Virginia, and in one way or another he 
made his way until he was able to enter 
Amherst College. While he was in Am- 
herst he was captain of the foot-ball 
team. He won the Hardy Prize Debate 
and the Hardy Prize Oration, and at his 
graduation, in 1892, was chosen class or- 
ator. He was graduated from the Har- 
vard Law School in 1895. During all 
this time he made his own way, working 
at various occupations which chance of- 
fered. He worked for a time, during this 
period, as a waiter in Young's Hotel, 
Boston. After his graduation he began 
the practice of law. He was three times 
chosen representative from Cambridge 
to the legislature, and was finally ap- 
pointed, in 1903, to the position of United 
States District Attorney. Such, in brief, 
is the history of one of the more suc- 
cessful of those who are sometimes 
referred to in the South as the "new 

The limits of this article will not per- 
mit me to describe at the same length 
the homes of Dr. Samuel G. Elbert of 
Wilmington, Delaware; of Professor 
William S. Scarborough of Wilberforce, 
Ohio; nor that of A. D. Langston of St. 
Louis, Missouri, all of whom are, like 
Mr. Lewis, men of scholarly attainments, 

whose homes reflect the best influence of 
modern America^ life. 

Dr. Elberiy/who was graduated from 
the H ffJVgJ rMedical School in 1891, and 
after several years' experience, first as 
interne, and then as assistant resident 
physician, at the Freedman's Hospital in 
Washington, completed his medical edu- 
cation by a three years' graduate course 
at the Medical School at the University 
of Pennsylvania, is still a zealous stu- 
dent, and has collected a private library 
of some 5000 volumes. Professor W. S. 
Scarborough, who is the head of the de- 
partment of Greek at the Wilberforce 
University, is author of a Greek text- 
book and a member of a number of 
learned societies to whose proceedings he 
is a valuable contributor. Mr. A. D. 
Langston, who is the son of the Hon. 
John Mercer Langston, the only colored 
man ever chosen from the State of Vir- 
ginia as United States representative, is, 
as his father was before him, a graduate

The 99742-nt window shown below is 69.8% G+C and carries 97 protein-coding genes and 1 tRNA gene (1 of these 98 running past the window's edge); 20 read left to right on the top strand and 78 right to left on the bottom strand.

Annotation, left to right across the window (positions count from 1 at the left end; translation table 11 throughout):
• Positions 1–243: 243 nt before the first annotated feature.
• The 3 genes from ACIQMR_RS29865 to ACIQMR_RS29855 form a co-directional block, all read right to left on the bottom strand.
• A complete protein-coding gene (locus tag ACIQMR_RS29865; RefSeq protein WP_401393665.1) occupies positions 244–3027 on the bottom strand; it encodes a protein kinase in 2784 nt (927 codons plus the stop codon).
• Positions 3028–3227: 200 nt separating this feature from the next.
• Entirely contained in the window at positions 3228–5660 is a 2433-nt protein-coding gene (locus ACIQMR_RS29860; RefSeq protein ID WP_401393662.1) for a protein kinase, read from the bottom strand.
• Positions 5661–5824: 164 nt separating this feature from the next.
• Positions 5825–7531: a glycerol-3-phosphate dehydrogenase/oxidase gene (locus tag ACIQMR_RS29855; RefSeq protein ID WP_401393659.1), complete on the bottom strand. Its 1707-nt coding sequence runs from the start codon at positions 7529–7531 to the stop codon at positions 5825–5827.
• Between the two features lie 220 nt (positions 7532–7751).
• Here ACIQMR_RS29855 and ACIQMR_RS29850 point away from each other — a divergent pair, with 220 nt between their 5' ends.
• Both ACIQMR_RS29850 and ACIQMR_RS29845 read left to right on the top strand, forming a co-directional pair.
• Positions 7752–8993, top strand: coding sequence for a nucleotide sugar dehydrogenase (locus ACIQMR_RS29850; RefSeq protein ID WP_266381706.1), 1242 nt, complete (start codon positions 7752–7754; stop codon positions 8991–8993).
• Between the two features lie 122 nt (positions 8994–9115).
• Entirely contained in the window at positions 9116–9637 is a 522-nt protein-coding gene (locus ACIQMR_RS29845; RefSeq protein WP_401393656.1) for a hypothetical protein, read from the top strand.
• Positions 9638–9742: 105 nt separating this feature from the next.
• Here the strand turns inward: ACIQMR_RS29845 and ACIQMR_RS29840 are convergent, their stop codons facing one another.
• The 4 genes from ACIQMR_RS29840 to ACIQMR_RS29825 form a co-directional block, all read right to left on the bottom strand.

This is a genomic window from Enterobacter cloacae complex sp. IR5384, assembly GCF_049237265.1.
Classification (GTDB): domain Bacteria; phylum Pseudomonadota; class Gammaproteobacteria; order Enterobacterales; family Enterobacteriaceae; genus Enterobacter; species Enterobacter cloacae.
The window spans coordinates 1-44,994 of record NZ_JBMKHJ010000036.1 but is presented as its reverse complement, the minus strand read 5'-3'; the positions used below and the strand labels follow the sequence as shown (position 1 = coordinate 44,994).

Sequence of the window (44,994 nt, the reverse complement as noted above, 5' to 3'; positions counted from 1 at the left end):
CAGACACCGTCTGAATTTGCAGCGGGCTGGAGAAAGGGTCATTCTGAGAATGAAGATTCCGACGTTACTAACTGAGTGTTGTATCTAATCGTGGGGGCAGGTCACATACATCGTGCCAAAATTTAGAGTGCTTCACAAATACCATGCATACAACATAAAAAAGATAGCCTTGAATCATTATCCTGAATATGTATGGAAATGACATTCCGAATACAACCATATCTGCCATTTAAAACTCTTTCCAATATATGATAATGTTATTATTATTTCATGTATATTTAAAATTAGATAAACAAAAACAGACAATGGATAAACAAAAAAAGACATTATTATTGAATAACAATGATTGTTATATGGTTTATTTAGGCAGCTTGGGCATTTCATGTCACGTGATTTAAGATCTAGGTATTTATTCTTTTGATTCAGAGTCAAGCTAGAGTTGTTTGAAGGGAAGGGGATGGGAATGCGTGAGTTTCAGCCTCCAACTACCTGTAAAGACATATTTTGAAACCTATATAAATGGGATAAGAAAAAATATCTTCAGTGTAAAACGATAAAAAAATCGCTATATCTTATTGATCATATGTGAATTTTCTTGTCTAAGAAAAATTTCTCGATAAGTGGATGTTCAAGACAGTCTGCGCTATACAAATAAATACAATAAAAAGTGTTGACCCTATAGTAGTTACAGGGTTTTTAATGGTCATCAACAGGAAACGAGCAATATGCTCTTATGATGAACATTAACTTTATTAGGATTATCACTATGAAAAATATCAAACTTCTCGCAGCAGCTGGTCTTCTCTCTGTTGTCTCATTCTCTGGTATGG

of Oberlin College. He has been for the 
larger part of his life a teacher, and is at 
present the head of the Dumas School at 
St. Louis, Missouri, where he is doing 
valuable work for the education of his 

A Negro home very different from any 
of these is that of Paul Chretien, who 
owns a large plantation of 360 acres two 
miles from St. Martinsville, in St. Mar- 
tin's Parish, Louisiana. Mr. Chretien's 
father was a Creole Negro who made a 
fortune before the war raising cattle on 
the low and swampy prairies of south- 
western Louisiana. When he died, he 
left each of his children, three boys and 
two girls, 360 acres of land, and to Paul 
he gave the quaint and beautiful country 
place in which he lived. It was a vast, 
roomy structure of brick and wood, with 
a wide gallery across the front, and a 
•porch set into the building at the back. 
The house stands in the midst of a large 
garden in which flowers and fruits blos- 
som and bear in tropical profusion. Side 
by side with such fruits as Northern peo- 
ple are familiar with, grow oranges and 
figs, which lend an air of luxuriance to 
eyes accustomed to soberer Northern 

Among the other Negro homes that I 
have visited, which have preserved either 
in their exterior or interior something of 









the quality of the old Southern mansion, 
I might mention those of Bishop Elias 
Cottrell at Holly Springs, Mississippi; 
A. J. Wilborn of Tuskegee, Alabama; 
John Sunday of Pensacola, Florida ; G. 
E. Davis of Charlotte, North Carolina; 
and that of Nicholas Chiles of Topeka, 

Bishop Cottrell, who will be remem- 
bered among the Negroes of Mississippi 
for the useful and courageous work he 
has done and is doing for Negro educa- 
tion in that State, has served the Colored 
Methodist fhurch of ^Mississippi in one 
capacity or another since 1875, and has 
been a bishop since 1894. A. J. Wilborn, 
a graduate of the Tuskegee Institute, is a 
merchant in Tuskegee, where he was born 
a year before the breaking out of the war. 
He was one of the first students of the 
Tuskegee Normal and Industrial Insti- 
tute. At the present time he owns one of 
the best business blocks in the town, and 
does a large and profitable business, par- 
ticularly among the farmers in the sur- 
rounding country. 

Professor G. E. Davis has been for 
twenty-one years a teacher in Biddle 
University at Charlotte, North Carolina. 
I quote the following passage from a let- 
ter from Mr. Davis because it illustrates 
one. of the curious family traditions— 
where there were family traditions — that 
have been handed down to the new gen- 
eration from the days of slavery. 

My mother's father was born free. His 
father, a native Scotchman, was a man of 
means, and left my maternal grandfather con- 
siderable wealth, entirely in gold coins, in strong 
iron chests. My maternal grandfather's wife, 
and consequently his children, were slaves, 
with a kind master. The father and husband 
hired the entire time of his wife and all his 
children, ten in number, and gave his eons the 
trade which he followed — mason and plas- 
terer—and the girls the refining influence of a 
Christian home. 

I might add that the struggle for free- 
dom which his ancestors began, Mr. Da- 
vis has faithfully and honorably con- 
tinued, adding to the hard-won freedom 
his father gained that other freedom that 
comes of economic independence, know- 
ledge, and discipline. 

John Sunday was a wheelwright be- 
fore the war ; then he became a soldier, 

and was afterward a member of the Flor- 
ida legislature. Since then he has been